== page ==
Good storage takes on a new priority when the kitchen is small. You may not be able to magic extra cupboard space out of thin air, but with smart small kitchen storage ideas and a ruthless cull of non-essentials, a compact kitchen can prove both practical and efficient.
When considering how to organize a kitchen of small proportions it’s important to make the most of all available space to maximize kitchen storage ideas. If possible, install drawers instead of regular cupboards as they are far easier to access, and you’ll enjoy more effective use of the interiors. “Use separators or organizers; drawer dividers are the best organizing tool for keeping everything under control,” explains Lizzie Grant, founder of Declutter on Demand (opens in new tab).
Most kitchen showrooms include space-saving storage within their displays, so it’s well worth visiting for fresh inspiration and to help decide what might work for you. Check how smoothly hinge and drawer mechanisms glide, what style of corner cupboard solution you prefer, and seek out extra-clever functions such as electronic pop-up storage and sleek pocket doors.
Small kitchen storage ideas: 10 ways to maximize space
A well-planned approach to kitchen cabinet organization ideas can result in a small kitchen that is just as pleasant and easy to use as one twice its size. Ready to find out how? Here are our top 10 small kitchen storage ideas to maximize your home's potential.
1. Take cabinets to the ceiling
Taking kitchen cabinets right up to the ceiling will make full use of the room’s vertical storage potential, key when organizing a small kitchen. Professional designers also recommend this approach for drawing the eye upwards to enhance the sense of height in a small kitchen.
“Careful content organization is key. Reserve the top cupboards for items you use infrequently, like festive tableware for example, and store the stuff you use daily closest to hand,” advises interior designer Ciara Ephson, of Fentiman Design (opens in new tab).
A small stepladder clipped on the back of a cupboard door will ensure nothing is impossible to reach. For safety, avoid storing anything too unwieldy or heavy in cupboards that sit above head height. Best of all, fitting cabinets tight to the ceiling means there will be no awkward void above to keep dust and cobweb free – a bonus kitchen cleaning hack of sorts.
2. Choose open shelving
Switching solid wall cabinets for open shelving will lighten the load visually and provide readily accessible storage where everything you need is easy to see in one glance – a top tip when organizing any small space.
“I’m a big fan of open display shelving in small kitchens; closed wall cabinets can dominate and enclose the room. When space is tight, open shelving is best reserved for frequent-use items, there is simply no space to waste on pretty but unpractical displays,” says George Miller, home designer, Neptune (opens in new tab).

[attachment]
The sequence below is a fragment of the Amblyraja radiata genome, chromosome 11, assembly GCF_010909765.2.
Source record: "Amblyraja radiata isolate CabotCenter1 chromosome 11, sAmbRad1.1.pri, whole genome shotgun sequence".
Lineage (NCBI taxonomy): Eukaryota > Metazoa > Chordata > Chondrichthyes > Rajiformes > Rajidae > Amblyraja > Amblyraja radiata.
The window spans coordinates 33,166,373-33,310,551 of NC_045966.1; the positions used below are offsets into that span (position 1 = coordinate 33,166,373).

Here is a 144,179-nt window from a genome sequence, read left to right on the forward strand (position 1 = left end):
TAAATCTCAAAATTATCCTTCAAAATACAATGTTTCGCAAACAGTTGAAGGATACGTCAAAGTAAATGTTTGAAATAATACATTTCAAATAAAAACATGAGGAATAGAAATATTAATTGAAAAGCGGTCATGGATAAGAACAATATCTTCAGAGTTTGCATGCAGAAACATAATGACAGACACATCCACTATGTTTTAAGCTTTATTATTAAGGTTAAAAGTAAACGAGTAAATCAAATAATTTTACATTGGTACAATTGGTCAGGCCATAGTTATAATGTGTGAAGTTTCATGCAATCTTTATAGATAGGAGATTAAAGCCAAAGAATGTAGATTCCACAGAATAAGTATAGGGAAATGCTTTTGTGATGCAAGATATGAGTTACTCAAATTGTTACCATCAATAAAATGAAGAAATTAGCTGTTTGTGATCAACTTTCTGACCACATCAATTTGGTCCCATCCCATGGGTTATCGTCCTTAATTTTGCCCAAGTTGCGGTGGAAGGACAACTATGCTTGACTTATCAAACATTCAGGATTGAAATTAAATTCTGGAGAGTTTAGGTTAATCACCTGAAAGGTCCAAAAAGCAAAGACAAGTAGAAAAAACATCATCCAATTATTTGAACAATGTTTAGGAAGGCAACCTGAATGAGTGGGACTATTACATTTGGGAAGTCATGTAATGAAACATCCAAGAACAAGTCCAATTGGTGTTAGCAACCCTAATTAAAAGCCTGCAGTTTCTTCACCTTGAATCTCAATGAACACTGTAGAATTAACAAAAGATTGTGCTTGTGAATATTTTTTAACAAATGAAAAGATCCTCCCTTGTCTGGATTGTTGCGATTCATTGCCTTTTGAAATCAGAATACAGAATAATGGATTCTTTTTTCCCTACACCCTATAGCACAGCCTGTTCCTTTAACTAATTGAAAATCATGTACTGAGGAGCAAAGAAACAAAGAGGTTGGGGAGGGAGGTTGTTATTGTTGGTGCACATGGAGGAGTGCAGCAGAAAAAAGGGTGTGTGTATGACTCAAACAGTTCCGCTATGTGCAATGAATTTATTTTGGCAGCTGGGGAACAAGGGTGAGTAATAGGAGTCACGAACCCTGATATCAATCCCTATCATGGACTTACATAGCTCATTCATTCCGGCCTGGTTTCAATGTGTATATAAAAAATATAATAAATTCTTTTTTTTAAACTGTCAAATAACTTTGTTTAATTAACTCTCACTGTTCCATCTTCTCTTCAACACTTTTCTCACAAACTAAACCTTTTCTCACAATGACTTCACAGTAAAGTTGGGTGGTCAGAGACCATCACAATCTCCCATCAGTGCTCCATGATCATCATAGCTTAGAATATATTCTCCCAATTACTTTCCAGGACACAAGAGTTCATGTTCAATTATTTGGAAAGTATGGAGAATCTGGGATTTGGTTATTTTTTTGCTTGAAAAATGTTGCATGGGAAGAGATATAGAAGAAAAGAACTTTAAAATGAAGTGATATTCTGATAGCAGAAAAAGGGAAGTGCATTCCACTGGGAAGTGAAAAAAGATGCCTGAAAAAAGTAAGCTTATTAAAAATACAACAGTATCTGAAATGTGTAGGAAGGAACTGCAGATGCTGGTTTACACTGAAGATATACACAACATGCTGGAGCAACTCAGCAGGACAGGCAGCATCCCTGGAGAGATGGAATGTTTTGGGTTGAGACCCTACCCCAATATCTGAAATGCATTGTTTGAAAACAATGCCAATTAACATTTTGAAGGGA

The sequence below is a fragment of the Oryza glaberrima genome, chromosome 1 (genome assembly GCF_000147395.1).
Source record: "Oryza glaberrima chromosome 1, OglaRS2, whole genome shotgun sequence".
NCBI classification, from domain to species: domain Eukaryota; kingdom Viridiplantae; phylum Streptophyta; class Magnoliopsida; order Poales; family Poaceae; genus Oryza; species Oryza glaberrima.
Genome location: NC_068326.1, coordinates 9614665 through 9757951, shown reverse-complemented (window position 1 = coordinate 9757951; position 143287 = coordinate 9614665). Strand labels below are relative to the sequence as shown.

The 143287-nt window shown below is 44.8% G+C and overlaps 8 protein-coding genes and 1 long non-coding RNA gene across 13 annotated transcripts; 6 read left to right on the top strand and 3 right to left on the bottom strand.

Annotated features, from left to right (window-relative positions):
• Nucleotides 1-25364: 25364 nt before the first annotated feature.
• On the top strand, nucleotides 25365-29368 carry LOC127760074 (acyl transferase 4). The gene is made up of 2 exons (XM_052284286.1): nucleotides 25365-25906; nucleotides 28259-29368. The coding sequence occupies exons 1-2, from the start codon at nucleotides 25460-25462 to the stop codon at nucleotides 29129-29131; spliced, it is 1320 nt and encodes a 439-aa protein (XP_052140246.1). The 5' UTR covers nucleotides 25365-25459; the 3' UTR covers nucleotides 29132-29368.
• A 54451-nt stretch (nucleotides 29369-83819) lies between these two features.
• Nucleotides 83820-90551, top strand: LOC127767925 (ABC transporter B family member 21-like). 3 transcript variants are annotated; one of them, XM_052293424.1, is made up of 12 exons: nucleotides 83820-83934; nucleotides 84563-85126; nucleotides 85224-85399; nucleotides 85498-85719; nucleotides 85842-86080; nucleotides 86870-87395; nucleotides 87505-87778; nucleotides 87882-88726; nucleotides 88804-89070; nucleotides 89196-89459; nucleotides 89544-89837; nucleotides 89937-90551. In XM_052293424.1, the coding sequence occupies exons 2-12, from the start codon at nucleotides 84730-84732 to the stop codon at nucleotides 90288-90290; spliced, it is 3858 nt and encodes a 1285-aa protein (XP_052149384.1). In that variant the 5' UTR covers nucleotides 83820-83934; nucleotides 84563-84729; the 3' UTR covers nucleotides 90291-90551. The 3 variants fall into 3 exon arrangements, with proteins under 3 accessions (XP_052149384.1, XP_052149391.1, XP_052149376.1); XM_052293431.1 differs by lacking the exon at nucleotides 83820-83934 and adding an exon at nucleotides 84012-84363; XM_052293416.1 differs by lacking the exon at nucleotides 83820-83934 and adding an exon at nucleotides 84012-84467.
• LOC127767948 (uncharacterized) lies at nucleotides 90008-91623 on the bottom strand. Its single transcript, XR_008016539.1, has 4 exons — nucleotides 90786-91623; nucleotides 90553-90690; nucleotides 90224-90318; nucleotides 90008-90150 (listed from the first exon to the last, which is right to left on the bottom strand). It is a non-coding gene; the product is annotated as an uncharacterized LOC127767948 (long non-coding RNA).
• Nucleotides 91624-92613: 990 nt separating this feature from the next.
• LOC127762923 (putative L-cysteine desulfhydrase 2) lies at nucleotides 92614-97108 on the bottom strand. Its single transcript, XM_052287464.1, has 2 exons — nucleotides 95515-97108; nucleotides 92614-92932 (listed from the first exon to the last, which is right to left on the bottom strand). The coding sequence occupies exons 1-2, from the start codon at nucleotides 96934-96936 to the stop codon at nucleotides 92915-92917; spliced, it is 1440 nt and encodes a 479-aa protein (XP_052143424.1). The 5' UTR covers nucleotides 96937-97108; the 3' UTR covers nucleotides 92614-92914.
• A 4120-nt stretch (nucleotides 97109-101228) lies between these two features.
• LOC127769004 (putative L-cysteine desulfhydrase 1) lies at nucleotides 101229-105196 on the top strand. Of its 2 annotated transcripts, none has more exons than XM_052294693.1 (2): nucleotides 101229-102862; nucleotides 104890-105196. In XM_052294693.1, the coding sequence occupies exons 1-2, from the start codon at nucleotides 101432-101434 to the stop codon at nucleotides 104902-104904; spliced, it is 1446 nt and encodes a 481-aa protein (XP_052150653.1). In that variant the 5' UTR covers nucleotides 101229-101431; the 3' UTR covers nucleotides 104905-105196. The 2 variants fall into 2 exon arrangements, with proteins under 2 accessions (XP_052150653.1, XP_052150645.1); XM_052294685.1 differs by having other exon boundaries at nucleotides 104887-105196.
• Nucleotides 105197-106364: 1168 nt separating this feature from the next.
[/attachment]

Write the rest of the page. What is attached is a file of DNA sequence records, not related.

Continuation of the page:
Do use the shelving itself to make a design impression. Crittall-style black metal shelving is brilliant for introducing an industrial edginess or go for rustic timber shelves for a more laidback, country vibe. “Luckily, storing everyday, regularly washed, crockery and glassware on open shelves is a great choice cleaning-wise, as they won’t be sitting there for long periods of time collecting grease and dust,” adds George.
3. Utilize every nook for storage compartments
When every inch of space is in demand, it’s essential to hunt out every possible storage opportunity. We’re talking pull-out drawers hidden at floor level behind cabinet plinths – perfect for baking trays, cooling racks, and pots and pan storage. and chiseling the corners out in an awkward-shaped alcove to accommodate a fridge-freezer or larder, for example.
If there’s a spare 20cm between the cabinetry and the wall, use it to stash chopping boards and serving trays. Wine racks can also be squeezed into narrow gaps – a standard 750cl bottle is just 7.5cm in diameter but do allow a little space to get your hands around the bottle to pull it out.
“Carving out shelving niches inside a chimney breast is one of our favorite ways to keep oils and spices close to hand while cooking, without visually cluttering the area. Measure your most often used condiments to ensure a perfect fit,” adds interior designer Dean Keyworth, of Armstrong Keyworth (opens in new tab). “Consider installing a socket inside the niche for blitzing soups in the pan with a stick blender.”
4. Opt for portable and practical
If space is tight, you’re not ready to commit or you just want more flexibility, a freestanding unit on wheels could be the answer. “Portable furniture can prove really practical in a small kitchen. A freestanding butcher’s trolley or bar unit can be wheeled exactly where you need it when entertaining, then pushed back out of the way when more floor space is required,” enthuses interior designer, Caz Myers of Caz Myers Design (opens in new tab).